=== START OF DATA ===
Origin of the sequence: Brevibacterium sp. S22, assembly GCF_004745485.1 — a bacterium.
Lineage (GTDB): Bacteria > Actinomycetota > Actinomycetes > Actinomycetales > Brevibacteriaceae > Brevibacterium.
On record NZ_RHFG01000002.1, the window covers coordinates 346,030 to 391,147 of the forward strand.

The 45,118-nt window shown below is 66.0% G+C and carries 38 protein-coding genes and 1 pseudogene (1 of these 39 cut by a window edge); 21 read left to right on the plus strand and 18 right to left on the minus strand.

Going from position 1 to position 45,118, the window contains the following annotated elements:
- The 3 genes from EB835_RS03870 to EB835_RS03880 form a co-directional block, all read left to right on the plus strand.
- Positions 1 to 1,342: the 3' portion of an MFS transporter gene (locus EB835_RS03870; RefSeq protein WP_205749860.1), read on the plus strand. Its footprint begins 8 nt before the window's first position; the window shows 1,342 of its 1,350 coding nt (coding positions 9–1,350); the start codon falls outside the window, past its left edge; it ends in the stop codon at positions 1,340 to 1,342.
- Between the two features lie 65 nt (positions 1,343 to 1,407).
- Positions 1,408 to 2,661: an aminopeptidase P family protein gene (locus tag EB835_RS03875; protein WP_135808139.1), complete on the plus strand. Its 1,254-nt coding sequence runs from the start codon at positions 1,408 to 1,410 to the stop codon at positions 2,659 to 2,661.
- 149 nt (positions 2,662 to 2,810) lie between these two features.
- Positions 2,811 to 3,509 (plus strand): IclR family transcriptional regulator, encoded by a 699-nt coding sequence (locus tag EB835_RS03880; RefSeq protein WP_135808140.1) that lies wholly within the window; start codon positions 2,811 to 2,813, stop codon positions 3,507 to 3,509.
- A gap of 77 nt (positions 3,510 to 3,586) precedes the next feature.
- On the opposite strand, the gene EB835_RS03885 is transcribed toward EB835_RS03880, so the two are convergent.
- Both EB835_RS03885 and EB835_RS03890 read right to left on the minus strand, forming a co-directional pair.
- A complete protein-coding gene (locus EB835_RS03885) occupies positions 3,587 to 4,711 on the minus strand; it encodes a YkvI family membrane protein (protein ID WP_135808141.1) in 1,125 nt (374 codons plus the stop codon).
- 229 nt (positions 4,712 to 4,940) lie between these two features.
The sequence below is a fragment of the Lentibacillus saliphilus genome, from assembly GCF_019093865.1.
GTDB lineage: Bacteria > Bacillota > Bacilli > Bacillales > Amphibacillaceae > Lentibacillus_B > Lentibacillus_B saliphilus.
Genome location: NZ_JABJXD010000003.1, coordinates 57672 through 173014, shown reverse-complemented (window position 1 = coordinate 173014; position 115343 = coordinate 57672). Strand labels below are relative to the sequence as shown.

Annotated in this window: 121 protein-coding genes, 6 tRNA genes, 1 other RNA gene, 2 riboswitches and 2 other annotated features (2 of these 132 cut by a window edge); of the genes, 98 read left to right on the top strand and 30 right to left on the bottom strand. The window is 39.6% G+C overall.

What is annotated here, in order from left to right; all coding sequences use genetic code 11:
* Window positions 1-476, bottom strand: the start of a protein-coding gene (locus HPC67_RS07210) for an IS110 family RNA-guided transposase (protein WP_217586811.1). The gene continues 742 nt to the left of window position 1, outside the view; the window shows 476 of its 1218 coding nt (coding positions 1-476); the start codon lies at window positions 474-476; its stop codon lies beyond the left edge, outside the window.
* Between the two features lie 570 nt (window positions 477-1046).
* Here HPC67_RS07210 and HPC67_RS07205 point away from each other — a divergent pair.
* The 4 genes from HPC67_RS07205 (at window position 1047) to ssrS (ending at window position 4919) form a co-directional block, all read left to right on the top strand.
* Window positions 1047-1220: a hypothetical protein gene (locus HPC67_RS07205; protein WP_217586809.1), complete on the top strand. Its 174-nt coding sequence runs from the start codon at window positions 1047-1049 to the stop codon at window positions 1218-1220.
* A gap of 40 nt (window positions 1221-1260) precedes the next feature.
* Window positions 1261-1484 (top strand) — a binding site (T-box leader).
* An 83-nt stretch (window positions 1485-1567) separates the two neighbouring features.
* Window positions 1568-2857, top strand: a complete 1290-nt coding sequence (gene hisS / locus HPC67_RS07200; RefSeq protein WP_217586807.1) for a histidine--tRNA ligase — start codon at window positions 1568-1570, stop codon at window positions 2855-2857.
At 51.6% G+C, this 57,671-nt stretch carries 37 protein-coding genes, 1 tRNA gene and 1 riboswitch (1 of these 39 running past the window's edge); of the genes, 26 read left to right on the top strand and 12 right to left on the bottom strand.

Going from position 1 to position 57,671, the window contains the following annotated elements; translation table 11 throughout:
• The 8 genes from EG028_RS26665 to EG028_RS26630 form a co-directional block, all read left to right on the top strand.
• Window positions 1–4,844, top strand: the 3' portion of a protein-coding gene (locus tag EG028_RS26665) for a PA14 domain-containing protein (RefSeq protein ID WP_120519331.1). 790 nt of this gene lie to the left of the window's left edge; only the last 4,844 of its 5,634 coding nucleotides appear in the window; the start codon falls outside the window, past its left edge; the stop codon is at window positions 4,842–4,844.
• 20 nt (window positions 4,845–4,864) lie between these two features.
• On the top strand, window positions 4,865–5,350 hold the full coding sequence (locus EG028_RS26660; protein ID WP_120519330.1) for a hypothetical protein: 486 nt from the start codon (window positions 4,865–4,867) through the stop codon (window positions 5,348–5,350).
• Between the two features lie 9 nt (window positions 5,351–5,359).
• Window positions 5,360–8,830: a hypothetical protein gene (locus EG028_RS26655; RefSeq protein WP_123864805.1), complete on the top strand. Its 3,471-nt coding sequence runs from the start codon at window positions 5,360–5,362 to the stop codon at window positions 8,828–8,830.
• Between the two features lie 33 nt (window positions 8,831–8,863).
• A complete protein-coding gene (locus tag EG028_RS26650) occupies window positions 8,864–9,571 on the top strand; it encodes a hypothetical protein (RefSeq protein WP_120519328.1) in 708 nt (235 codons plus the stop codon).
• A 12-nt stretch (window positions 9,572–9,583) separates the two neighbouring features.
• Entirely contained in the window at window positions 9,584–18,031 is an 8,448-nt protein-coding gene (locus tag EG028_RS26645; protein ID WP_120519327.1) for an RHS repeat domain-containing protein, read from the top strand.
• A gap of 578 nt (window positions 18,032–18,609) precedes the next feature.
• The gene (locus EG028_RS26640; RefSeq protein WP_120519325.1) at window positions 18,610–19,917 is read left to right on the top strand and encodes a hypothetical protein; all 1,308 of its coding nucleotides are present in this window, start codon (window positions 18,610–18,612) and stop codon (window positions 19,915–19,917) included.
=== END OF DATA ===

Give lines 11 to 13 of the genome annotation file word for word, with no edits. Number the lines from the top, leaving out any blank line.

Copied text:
- Positions 2,811 to 3,509 (plus strand): IclR family transcriptional regulator, encoded by a 699-nt coding sequence (locus tag EB835_RS03880; RefSeq protein WP_135808140.1) that lies wholly within the window; start codon positions 2,811 to 2,813, stop codon positions 3,507 to 3,509.
- A gap of 77 nt (positions 3,510 to 3,586) precedes the next feature.
- On the opposite strand, the gene EB835_RS03885 is transcribed toward EB835_RS03880, so the two are convergent.